As the colder and shorter days arrive, and I know some of you are starting to get ready for the holidays, I tend to be drawn to soups and slow cooked dishes. I shop and eat with the seasons. Many of you already realize that in the summer months you are drawn to fresh crisp salads, raw vegetables and fruits and but now you naturally gravitate towards warming dishes as the temperatures start coming down. This is all part of the seasonal gear shift getting into the colder months. Nature hibernates and rests. So sit and sip some tea in front of the fireplace and read a good book, take your time, slow down and rest.
Eating fresh and local means to be in sync with nature more. Eating with the seasons takes into account that fruits and vegetables are at their peak of nutritional value when ripe, and the longer they have to travel until they get to you, the sooner (before ripeness) they have to be picked. Once the produce is picked and disconnected from the plant or root that it grew on, it is as nutritious as it is ever going to be, it can’t ‘make’ any more nutritional value. At the same time, the clock starts ticking and its nutritional value diminishes over time. For those of us on the East Coast, just think about how long it takes a truck to get here from California… Seasonal eating involves eating more locally grown and harvested produce. It has to travel less far to get to a store near you = it’s nutritional content is higher, therefore better for you. Yes, that means in the winter, strawberries and cantaloupe are not going to be as good or as good for you (high in nutritional content), as when they are in season. However apples, pears and oranges are at their peak.
Even though I love to cook, and admittedly spend a lot of time in the kitchen, on Fridays specially now that it gets dark so early, I like to take a break. I know many of you understand this feeling, after a long week, you just want to relax. That’s where this series of recipes comes in: Slow Cooker Friday! Simple and easy to prepare, pile it all in the slow cooker and forget about it until you come home to wonderfully flavorful dinner and a kitchen that smells like you just spent hours laboring over the stove!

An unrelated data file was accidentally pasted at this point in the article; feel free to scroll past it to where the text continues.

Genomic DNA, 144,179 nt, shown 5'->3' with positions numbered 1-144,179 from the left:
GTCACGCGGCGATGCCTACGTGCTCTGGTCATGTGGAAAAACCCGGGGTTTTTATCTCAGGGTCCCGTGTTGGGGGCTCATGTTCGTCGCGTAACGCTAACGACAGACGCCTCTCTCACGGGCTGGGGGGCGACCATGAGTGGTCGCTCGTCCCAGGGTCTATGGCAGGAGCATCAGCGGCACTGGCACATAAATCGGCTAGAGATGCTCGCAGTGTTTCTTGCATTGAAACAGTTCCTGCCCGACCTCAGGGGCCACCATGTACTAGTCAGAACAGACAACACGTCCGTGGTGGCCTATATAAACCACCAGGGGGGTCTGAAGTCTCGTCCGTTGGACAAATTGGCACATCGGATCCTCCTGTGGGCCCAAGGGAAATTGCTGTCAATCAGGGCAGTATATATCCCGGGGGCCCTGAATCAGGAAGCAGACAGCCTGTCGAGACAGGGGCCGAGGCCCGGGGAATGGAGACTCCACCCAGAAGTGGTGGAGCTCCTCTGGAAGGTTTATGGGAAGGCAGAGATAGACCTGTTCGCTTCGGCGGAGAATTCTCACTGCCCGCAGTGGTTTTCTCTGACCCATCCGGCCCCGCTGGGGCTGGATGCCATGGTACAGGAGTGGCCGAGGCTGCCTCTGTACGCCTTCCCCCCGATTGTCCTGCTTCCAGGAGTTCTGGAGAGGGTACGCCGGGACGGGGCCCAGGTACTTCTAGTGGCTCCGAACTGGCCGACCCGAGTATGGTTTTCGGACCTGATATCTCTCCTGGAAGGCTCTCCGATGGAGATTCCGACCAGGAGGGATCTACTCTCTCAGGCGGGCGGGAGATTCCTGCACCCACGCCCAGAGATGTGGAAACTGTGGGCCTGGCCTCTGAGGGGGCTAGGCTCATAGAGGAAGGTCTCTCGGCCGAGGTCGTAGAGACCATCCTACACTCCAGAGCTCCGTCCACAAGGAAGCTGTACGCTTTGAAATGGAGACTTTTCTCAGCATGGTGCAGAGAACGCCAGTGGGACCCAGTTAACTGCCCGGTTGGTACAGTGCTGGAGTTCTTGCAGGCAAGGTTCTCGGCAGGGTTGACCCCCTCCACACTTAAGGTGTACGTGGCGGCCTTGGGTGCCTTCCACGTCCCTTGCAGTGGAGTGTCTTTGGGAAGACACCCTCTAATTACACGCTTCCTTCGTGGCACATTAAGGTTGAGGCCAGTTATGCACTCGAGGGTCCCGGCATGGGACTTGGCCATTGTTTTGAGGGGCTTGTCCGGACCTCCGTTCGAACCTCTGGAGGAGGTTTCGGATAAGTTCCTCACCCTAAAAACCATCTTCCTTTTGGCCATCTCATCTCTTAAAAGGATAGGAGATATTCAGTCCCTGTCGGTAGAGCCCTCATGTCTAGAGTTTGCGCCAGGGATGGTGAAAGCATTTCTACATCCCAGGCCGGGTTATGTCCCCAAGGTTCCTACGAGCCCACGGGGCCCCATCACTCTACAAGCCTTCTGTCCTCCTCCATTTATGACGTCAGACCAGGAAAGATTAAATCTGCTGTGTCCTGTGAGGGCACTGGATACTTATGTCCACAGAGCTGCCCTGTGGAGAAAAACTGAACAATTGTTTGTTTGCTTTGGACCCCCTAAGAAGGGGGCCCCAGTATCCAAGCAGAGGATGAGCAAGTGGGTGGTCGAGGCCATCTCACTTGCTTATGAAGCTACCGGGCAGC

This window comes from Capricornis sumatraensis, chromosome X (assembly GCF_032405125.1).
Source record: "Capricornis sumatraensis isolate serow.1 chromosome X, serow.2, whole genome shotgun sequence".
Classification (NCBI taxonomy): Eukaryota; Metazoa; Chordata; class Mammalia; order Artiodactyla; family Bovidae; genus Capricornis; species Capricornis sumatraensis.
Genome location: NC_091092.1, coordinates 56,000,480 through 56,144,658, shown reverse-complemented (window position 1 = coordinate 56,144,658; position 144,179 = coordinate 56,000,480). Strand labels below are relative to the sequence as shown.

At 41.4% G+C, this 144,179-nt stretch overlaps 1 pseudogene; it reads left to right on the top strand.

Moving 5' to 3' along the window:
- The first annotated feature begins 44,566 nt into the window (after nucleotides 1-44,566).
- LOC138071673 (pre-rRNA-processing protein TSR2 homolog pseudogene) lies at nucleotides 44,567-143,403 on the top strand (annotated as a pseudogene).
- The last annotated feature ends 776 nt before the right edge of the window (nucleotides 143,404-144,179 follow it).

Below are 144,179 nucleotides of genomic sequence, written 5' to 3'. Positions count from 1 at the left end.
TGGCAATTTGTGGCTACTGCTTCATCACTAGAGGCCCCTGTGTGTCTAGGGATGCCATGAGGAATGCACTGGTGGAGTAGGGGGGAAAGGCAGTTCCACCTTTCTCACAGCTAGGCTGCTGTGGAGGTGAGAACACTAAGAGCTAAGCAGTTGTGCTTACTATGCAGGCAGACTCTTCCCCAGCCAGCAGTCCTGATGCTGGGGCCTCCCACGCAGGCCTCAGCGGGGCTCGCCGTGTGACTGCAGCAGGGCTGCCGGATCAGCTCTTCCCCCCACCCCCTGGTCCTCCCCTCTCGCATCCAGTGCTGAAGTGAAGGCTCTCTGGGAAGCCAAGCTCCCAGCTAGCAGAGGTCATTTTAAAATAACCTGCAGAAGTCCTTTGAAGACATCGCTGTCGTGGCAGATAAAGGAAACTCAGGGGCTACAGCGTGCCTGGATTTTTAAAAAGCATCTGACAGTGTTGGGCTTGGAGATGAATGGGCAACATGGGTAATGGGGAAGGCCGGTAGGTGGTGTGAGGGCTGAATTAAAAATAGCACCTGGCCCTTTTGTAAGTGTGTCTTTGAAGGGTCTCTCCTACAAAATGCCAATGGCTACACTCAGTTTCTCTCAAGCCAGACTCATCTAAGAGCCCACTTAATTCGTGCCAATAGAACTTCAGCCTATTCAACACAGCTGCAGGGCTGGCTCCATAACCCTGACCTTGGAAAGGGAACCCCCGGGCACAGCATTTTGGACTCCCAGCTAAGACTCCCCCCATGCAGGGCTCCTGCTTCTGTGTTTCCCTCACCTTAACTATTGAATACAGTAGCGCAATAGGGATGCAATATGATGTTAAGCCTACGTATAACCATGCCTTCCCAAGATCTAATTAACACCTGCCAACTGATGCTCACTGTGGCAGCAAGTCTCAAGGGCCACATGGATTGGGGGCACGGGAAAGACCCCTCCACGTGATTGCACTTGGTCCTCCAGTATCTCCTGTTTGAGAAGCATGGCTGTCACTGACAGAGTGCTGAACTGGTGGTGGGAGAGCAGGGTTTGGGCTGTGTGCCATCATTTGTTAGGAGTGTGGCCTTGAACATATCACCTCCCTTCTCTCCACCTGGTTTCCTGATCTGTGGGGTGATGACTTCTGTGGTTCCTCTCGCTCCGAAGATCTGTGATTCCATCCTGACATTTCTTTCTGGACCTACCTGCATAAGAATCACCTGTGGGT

To get the best dried beans, make sure they are not too old. In addition to loosing nutritional value, they will take longer and longer to cook. The best places for (fresh) dried beans I find are stores with a large Latino or Indian customer base. Remember, you will need to start this recipe the night before, as you are going to be soaking the beans overnight. I have also added barley to this recipe, since beans and grains together make up a complete protein, good to know if you are vegetarian!
Easy and it is also an end of the month kinda recipe, using sausage, and dried beans to maximize your $$!
Note: I use a 2 qt round slow cooker, which usually makes enough for 2 hungry people, plus a round of leftover for as many.
- 1/2 to 1 lb sausage of your choice (I used a spicy garlic turkey sausage this time, but sweet or hot italian sausage works great too!)
- 1 cup baby lima beans (about 1/2 lb)
- 1/4 cup barley
- 2 celery ribs, chopped
- 2 carrots, chopped
- 1 tsp salt
- 1 sprig of rosemary or 1/2 tsp dried
- 1 bay leaf
- Soak the beans the night before in a bowl with cold water.
- Chop the carrots and celery ribs and place in the slow cooker insert. Then drain the beans and layer over top the vegetables. Add the bay leaf and rosemary and sprinkle with salt.
- In a skillet brown the sausage by cooking it without turning for about 5 minutes per side. Place in the slow cooker on top of the veggies.
- Fill the slow cooker insert with water to just cover the ingredients by 1/2″, turn your cooker on low and cook for 5 hours.
- Come home to a wonderful dinner 🙂
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